Format

Send to

Choose Destination
Ann Emerg Med. 2001 May;37(5):461-70.

Accuracy and clinical effect of out-of-hospital electrocardiography in the diagnosis of acute cardiac ischemia: a meta-analysis.

Author information

1
Evidence-based Practice Center, Division of Clinical Care Research, New England Medical Center, Boston, MA 02115, USA.

Abstract

STUDY OBJECTIVE:

We sought to evaluate quantitatively the evidence on the diagnostic performance of out-of-hospital ECG for the diagnosis of acute cardiac ischemia (ACI) and acute myocardial infarction (AMI) and the clinical effect of out-of-hospital thrombolysis.

METHODS:

We conducted a systematic review and meta-analysis of the English-language literature published between 1966 and December 1998 on the diagnostic accuracy of out-of-hospital ECG and the clinical effect of out-of-hospital thrombolysis. Both prospective and retrospective studies qualified for the assessment of diagnostic performance. For clinical effect, data from prospective nonrandomized studies were synthesized separately from data from randomized trials. Diagnostic performance was assessed by using estimates of test sensitivity, specificity, and diagnostic odds ratios and was summarized by using summary receiver-operating characteristic curves. Measures of clinical effect included time savings, early ventricular function, early mortality, and long-term survival.

RESULTS:

Diagnostic accuracy was evaluated in 11 studies with a total of 7,508 patients. Data were available for ACI in 5 studies and for AMI in 8 studies. For ACI, the random-effects pooled sensitivity was 76% (95% CI, 54% to 89%), the specificity was 88% (95% CI, 67% to 96%), and the diagnostic odds ratio was 23 (95% CI, 6.3 to 85). The respective figures for AMI were sensitivity of 68% (95% CI, 59% to 76%), specificity of 97% (95% CI, 89% to 92%), and diagnostic odds ratio of 104 (95% CI, 48 to 224). Both in nonrandomized (n=4, total 1,531 patients) and randomized (n=9, total 6,643 patients) studies, out-of-hospital thrombolysis shortened the time from onset of symptoms to thrombolytic treatment by 40 to 60 minutes. Data on short-term ejection fraction were sparse. Hospital mortality was reduced by 16% (95% CI, 2% to 27%) among randomized trials, and a similar estimate of effect was seen in nonrandomized studies. There was no clear effect on long-term mortality, but data were sparse.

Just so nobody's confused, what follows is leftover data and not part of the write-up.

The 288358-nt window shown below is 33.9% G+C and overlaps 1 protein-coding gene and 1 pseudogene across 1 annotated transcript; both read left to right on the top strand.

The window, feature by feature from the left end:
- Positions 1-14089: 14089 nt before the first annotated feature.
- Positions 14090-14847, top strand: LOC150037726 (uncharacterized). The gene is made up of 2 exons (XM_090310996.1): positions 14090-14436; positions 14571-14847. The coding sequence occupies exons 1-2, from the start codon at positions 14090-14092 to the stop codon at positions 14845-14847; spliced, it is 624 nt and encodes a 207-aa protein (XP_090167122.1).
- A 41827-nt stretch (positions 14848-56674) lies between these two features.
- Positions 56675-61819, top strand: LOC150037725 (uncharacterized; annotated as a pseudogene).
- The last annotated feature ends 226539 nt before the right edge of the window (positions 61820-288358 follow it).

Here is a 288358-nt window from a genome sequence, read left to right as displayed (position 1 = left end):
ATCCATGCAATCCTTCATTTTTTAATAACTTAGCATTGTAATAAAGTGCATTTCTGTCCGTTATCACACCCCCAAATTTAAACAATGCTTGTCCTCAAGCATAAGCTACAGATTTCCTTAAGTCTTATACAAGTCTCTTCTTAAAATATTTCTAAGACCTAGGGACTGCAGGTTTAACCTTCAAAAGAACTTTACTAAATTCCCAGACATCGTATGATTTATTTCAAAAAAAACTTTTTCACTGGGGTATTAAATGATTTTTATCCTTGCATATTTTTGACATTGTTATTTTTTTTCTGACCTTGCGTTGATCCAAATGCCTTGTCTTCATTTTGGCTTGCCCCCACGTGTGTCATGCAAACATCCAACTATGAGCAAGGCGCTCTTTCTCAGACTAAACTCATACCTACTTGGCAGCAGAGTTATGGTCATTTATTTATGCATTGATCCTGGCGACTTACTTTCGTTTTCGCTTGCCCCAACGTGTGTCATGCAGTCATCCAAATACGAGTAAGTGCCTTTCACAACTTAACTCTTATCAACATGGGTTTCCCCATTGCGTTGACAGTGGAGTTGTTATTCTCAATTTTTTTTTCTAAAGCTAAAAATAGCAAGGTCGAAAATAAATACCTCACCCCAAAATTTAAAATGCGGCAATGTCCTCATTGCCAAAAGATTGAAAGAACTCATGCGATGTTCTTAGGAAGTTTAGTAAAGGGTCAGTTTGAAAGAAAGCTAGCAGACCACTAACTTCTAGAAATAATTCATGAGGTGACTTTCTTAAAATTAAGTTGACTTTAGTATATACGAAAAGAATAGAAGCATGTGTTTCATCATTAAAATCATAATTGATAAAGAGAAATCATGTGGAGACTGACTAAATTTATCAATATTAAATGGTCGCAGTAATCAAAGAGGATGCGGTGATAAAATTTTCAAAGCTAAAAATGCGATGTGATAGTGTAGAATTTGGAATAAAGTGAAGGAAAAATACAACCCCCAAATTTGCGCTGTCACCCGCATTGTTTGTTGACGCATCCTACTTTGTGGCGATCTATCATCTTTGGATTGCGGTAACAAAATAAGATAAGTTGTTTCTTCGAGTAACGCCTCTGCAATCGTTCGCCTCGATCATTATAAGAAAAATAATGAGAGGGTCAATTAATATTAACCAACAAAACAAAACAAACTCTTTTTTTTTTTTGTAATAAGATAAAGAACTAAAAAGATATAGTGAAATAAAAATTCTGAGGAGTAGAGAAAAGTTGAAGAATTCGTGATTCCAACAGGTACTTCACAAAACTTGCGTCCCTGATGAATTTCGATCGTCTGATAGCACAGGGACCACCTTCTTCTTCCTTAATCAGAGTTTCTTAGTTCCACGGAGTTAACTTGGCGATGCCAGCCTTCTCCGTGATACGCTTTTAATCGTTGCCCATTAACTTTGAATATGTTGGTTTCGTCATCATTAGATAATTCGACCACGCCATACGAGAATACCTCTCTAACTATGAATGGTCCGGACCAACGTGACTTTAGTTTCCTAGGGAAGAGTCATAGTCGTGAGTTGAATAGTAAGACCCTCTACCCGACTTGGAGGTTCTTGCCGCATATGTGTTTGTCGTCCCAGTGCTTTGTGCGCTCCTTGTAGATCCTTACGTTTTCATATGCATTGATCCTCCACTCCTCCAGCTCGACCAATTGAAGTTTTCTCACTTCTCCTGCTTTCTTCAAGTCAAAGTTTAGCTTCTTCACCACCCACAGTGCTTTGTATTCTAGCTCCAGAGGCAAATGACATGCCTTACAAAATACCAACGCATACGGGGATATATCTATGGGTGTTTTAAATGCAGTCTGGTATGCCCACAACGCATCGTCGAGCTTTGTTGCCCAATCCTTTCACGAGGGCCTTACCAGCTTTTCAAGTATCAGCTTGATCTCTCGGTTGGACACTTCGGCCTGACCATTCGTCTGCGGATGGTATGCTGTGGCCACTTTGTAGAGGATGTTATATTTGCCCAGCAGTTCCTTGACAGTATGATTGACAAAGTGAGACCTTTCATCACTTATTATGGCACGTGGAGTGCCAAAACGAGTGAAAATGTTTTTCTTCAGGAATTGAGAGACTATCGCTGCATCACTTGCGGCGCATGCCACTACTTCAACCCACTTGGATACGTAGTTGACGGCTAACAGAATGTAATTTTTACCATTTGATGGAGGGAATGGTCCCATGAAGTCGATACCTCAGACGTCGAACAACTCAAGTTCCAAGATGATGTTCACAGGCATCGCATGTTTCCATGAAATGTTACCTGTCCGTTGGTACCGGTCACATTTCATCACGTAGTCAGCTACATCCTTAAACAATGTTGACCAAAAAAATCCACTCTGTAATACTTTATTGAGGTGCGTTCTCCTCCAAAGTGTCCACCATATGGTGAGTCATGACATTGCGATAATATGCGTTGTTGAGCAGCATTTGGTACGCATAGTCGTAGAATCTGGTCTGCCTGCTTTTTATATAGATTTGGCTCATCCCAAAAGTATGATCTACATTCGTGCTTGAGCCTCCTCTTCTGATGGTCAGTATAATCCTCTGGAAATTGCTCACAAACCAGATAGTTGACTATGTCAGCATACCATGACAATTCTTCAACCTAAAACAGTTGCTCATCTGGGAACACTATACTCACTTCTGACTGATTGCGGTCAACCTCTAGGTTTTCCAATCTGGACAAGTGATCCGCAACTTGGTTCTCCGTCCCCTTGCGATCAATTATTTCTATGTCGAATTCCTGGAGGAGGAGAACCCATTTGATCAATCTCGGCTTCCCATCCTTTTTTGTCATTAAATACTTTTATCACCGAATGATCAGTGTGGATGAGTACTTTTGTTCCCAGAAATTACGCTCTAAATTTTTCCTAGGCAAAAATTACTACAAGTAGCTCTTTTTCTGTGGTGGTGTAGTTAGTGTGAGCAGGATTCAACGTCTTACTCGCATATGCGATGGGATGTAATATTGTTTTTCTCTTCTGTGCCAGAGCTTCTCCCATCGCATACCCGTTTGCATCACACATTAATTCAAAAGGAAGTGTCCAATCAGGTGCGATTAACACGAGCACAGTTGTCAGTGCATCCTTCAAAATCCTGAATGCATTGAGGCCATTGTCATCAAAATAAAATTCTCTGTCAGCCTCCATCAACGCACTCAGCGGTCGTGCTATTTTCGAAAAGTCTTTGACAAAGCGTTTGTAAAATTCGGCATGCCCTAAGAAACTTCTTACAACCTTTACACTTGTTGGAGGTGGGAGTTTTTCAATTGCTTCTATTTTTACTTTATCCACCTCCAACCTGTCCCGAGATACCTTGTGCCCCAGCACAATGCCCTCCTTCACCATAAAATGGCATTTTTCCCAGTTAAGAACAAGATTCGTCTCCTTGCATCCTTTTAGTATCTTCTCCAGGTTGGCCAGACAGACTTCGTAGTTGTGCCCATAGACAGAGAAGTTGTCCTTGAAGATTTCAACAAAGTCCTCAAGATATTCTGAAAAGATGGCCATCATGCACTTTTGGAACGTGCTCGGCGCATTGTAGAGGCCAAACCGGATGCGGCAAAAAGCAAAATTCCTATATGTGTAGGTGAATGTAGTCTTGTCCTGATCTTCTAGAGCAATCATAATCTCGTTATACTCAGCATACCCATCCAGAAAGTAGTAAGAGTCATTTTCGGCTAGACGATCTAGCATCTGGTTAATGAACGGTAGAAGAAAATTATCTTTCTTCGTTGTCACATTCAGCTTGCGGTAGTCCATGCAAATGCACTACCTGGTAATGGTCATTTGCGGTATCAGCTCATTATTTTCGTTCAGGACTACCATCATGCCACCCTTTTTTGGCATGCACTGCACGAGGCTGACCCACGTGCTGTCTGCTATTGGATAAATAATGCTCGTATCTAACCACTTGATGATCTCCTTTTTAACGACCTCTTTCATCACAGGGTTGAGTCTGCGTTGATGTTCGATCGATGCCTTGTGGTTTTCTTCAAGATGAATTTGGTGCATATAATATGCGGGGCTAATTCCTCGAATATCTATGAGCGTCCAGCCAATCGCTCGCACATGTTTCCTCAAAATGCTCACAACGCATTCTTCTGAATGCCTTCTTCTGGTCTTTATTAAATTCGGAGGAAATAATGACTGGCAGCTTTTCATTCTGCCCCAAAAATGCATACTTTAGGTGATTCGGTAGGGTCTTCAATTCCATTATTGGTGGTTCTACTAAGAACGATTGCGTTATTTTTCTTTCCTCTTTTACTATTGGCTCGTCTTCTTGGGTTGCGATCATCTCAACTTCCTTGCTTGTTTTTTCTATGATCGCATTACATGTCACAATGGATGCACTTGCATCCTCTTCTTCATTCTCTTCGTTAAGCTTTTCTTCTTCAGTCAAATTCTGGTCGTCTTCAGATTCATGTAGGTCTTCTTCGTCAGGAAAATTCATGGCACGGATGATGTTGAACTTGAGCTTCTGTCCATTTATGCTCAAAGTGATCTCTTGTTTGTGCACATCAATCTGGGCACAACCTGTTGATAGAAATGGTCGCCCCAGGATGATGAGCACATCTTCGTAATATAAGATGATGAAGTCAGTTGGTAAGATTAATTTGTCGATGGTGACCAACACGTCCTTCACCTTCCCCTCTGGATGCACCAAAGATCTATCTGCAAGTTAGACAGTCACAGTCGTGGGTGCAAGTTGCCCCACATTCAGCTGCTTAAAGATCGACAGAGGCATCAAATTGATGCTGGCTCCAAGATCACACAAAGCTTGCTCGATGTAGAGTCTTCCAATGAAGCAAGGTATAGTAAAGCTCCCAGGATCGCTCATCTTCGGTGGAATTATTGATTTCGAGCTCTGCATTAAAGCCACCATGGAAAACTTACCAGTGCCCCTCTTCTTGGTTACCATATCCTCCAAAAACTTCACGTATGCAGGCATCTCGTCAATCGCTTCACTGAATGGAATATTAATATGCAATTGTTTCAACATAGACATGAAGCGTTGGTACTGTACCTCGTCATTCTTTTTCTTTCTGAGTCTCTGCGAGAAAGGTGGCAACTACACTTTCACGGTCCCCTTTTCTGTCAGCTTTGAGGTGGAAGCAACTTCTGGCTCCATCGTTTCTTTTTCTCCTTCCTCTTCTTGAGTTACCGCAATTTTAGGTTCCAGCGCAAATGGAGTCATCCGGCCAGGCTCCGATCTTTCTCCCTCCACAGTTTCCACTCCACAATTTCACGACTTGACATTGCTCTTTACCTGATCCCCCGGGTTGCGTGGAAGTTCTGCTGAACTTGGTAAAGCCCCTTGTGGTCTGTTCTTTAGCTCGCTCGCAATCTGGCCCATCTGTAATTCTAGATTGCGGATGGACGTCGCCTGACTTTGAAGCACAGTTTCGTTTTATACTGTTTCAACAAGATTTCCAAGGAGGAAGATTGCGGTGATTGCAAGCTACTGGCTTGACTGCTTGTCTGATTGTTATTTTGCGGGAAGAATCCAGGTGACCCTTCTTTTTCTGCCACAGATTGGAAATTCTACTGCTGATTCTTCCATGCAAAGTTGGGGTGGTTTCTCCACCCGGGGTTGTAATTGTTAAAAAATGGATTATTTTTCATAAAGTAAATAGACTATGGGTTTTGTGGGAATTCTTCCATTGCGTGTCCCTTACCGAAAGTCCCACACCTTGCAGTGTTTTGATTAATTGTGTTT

CONCLUSION:

Out-of-hospital ECG has excellent diagnostic performance for AMI and very good performance for ACI. Out-of-hospital thrombolysis achieves time savings and improves short-term mortality, but the effect on long-term mortality is unknown.

PMID:
11326182
DOI:
10.1067/mem.2001.114904
[Indexed for MEDLINE]

Supplemental Content

Full text links

Icon for Elsevier Science
Loading ...
Support Center